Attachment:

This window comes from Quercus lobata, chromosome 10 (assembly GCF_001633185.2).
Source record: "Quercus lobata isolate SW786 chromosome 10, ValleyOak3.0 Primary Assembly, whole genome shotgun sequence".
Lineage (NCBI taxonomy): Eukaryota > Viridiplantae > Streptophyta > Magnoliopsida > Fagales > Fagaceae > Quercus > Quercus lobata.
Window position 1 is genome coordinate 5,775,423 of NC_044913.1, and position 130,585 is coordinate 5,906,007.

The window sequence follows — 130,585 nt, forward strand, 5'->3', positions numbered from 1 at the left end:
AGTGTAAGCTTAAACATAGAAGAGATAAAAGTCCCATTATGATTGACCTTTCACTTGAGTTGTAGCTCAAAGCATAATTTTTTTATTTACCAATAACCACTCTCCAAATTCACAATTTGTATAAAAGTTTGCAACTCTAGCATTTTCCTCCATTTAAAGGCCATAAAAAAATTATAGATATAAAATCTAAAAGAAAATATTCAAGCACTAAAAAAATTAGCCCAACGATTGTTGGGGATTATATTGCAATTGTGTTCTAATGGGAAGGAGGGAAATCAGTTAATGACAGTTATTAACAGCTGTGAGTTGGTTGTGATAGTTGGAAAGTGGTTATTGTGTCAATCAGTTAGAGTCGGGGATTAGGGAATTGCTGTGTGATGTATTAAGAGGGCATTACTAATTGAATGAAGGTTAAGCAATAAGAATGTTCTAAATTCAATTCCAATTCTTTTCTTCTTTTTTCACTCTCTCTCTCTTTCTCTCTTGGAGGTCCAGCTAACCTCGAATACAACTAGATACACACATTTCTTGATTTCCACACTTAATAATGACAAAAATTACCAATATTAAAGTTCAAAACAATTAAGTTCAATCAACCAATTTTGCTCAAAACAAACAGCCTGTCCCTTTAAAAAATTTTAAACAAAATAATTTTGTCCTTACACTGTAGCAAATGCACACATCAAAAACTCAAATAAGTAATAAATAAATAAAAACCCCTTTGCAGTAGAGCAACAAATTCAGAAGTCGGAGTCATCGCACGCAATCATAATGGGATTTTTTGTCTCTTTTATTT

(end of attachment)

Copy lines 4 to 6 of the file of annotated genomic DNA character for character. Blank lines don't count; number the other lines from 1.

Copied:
Window position 1 is genome coordinate 5,775,423 of NC_044913.1, and position 130,585 is coordinate 5,906,007.

The window sequence follows — 130,585 nt, forward strand, 5'->3', positions numbered from 1 at the left end:
AGTGTAAGCTTAAACATAGAAGAGATAAAAGTCCCATTATGATTGACCTTTCACTTGAGTTGTAGCTCAAAGCATAATTTTTTTATTTACCAATAACCACTCTCCAAATTCACAATTTGTATAAAAGTTTGCAACTCTAGCATTTTCCTCCATTTAAAGGCCATAAAAAAATTATAGATATAAAATCTAAAAGAAAATATTCAAGCACTAAAAAAATTAGCCCAACGATTGTTGGGGATTATATTGCAATTGTGTTCTAATGGGAAGGAGGGAAATCAGTTAATGACAGTTATTAACAGCTGTGAGTTGGTTGTGATAGTTGGAAAGTGGTTATTGTGTCAATCAGTTAGAGTCGGGGATTAGGGAATTGCTGTGTGATGTATTAAGAGGGCATTACTAATTGAATGAAGGTTAAGCAATAAGAATGTTCTAAATTCAATTCCAATTCTTTTCTTCTTTTTTCACTCTCTCTCTCTTTCTCTCTTGGAGGTCCAGCTAACCTCGAATACAACTAGATACACACATTTCTTGATTTCCACACTTAATAATGACAAAAATTACCAATATTAAAGTTCAAAACAATTAAGTTCAATCAACCAATTTTGCTCAAAACAAACAGCCTGTCCCTTTAAAAAATTTTAAACAAAATAATTTTGTCCTTACACTGTAGCAAATGCACACATCAAAAACTCAAATAAGTAATAAATAAATAAAAACCCCTTTGCAGTAGAGCAACAAATTCAGAAGTCGGAGTCATCGCACGCAATCATAATGGGATTTTTTGTCTCTTTTATTT